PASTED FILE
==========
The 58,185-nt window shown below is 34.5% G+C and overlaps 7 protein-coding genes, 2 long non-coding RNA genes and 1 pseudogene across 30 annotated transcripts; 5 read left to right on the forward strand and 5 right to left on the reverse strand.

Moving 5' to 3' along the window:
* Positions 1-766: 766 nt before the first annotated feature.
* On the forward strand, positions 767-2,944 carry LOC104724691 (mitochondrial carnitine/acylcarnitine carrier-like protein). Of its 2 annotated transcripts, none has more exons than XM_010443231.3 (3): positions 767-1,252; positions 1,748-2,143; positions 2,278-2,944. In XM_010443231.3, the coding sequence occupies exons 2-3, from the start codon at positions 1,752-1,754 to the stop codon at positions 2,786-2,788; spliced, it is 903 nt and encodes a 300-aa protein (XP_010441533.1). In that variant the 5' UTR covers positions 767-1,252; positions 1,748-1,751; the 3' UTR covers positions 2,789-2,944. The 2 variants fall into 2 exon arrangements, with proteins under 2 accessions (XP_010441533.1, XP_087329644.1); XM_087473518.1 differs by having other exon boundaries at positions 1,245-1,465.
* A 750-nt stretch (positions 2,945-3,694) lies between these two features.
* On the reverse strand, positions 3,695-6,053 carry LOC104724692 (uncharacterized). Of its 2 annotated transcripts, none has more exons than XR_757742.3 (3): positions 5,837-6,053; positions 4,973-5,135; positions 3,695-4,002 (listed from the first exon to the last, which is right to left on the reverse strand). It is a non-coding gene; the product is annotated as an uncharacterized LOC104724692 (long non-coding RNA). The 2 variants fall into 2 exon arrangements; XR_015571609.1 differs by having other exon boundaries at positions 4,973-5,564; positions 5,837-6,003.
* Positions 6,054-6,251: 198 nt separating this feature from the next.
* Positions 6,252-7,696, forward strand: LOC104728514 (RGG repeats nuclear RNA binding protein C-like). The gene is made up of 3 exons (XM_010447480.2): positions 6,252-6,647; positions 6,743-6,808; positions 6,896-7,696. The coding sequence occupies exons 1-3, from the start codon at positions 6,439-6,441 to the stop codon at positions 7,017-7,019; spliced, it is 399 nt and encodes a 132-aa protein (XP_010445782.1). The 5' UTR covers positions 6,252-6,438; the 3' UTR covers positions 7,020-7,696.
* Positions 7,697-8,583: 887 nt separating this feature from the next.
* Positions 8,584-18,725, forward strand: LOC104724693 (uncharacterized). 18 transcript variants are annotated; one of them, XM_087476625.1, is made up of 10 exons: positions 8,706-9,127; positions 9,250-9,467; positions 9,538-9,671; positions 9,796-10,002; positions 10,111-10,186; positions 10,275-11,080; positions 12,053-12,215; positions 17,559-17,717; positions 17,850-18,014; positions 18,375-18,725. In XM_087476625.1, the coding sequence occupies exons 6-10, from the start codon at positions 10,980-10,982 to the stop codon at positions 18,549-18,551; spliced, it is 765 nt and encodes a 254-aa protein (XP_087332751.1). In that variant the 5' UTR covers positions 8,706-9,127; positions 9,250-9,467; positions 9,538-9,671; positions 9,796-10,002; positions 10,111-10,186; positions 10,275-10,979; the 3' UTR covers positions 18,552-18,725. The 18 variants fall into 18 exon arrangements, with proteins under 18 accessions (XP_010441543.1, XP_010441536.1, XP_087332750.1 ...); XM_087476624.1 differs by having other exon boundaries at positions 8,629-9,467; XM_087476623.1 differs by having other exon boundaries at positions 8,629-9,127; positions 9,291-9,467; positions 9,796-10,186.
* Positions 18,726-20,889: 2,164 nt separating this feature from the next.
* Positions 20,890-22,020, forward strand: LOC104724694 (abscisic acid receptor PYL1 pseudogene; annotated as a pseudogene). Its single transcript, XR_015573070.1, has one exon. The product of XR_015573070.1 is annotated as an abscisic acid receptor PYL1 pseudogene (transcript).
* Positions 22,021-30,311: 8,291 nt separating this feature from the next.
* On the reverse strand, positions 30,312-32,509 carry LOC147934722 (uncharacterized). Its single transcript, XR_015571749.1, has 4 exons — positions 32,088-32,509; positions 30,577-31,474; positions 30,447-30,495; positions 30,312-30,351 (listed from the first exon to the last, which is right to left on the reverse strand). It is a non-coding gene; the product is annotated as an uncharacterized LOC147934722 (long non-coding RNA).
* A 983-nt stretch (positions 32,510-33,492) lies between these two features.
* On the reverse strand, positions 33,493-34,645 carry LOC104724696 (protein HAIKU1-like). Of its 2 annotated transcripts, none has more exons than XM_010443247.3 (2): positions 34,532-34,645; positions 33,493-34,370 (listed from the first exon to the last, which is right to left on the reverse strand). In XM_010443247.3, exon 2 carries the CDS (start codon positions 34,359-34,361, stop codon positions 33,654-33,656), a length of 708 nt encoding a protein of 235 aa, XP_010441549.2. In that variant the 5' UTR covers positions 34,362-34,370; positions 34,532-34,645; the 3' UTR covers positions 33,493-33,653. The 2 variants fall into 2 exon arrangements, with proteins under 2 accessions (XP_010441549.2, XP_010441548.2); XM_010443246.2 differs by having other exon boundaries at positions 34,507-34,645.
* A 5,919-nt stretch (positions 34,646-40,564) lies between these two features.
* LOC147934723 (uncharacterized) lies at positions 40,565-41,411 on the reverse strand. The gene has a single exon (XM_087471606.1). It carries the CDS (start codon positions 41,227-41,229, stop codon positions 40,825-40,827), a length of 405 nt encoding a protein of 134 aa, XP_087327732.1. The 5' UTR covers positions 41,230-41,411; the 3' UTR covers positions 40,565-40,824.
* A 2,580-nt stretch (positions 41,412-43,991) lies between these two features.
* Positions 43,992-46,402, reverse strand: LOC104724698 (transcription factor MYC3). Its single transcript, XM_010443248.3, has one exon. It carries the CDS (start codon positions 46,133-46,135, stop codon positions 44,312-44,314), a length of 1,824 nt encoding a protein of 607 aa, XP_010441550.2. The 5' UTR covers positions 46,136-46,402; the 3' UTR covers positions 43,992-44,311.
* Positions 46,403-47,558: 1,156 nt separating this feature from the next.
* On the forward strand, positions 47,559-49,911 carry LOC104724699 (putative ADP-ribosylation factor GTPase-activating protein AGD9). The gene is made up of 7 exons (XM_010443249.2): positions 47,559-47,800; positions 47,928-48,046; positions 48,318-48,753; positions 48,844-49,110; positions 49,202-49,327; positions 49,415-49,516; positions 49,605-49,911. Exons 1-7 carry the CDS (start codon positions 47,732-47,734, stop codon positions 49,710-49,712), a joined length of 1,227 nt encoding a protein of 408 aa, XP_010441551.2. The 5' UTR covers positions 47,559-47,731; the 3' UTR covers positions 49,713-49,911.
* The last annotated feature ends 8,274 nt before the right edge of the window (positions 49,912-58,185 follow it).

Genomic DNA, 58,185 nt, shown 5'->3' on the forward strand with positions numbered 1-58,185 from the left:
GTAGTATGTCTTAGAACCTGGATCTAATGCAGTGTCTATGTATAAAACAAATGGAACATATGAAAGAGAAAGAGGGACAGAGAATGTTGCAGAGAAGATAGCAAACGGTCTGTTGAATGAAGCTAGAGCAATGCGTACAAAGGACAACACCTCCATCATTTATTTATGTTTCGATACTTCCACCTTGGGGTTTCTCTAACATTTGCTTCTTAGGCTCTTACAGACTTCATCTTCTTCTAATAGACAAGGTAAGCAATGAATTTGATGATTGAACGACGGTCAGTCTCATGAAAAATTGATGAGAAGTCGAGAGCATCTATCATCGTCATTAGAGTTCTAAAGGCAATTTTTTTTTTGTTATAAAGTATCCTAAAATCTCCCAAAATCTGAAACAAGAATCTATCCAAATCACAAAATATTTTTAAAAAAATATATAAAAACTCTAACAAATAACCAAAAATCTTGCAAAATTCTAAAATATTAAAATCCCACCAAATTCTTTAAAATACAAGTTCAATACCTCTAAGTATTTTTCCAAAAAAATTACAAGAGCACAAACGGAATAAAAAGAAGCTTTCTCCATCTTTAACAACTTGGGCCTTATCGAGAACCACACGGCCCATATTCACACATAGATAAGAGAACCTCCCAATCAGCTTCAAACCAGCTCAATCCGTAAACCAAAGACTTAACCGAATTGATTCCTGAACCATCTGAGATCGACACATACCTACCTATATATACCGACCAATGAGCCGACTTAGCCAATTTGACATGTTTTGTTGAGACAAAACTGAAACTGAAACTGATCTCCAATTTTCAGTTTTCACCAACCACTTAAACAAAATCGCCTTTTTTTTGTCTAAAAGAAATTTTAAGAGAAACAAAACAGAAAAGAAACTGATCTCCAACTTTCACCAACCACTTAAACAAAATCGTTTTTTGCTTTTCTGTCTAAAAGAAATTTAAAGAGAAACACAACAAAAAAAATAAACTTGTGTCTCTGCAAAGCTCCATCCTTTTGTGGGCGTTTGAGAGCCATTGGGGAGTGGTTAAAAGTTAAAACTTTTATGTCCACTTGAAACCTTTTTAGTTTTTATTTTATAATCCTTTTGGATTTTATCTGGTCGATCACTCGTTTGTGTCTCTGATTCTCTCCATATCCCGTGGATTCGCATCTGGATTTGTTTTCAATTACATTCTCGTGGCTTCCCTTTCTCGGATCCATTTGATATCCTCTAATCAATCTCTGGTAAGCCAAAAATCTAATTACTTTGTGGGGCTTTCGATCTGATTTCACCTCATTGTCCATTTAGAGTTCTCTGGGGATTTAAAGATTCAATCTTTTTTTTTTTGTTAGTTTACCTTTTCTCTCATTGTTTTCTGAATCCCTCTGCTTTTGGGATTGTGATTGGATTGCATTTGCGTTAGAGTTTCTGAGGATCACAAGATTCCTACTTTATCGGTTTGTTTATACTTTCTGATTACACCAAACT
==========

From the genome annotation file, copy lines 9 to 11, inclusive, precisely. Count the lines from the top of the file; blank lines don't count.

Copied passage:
* Positions 7,697-8,583: 887 nt separating this feature from the next.
* Positions 8,584-18,725, forward strand: LOC104724693 (uncharacterized). 18 transcript variants are annotated; one of them, XM_087476625.1, is made up of 10 exons: positions 8,706-9,127; positions 9,250-9,467; positions 9,538-9,671; positions 9,796-10,002; positions 10,111-10,186; positions 10,275-11,080; positions 12,053-12,215; positions 17,559-17,717; positions 17,850-18,014; positions 18,375-18,725. In XM_087476625.1, the coding sequence occupies exons 6-10, from the start codon at positions 10,980-10,982 to the stop codon at positions 18,549-18,551; spliced, it is 765 nt and encodes a 254-aa protein (XP_087332751.1). In that variant the 5' UTR covers positions 8,706-9,127; positions 9,250-9,467; positions 9,538-9,671; positions 9,796-10,002; positions 10,111-10,186; positions 10,275-10,979; the 3' UTR covers positions 18,552-18,725. The 18 variants fall into 18 exon arrangements, with proteins under 18 accessions (XP_010441543.1, XP_010441536.1, XP_087332750.1 ...); XM_087476624.1 differs by having other exon boundaries at positions 8,629-9,467; XM_087476623.1 differs by having other exon boundaries at positions 8,629-9,127; positions 9,291-9,467; positions 9,796-10,186.
* Positions 18,726-20,889: 2,164 nt separating this feature from the next.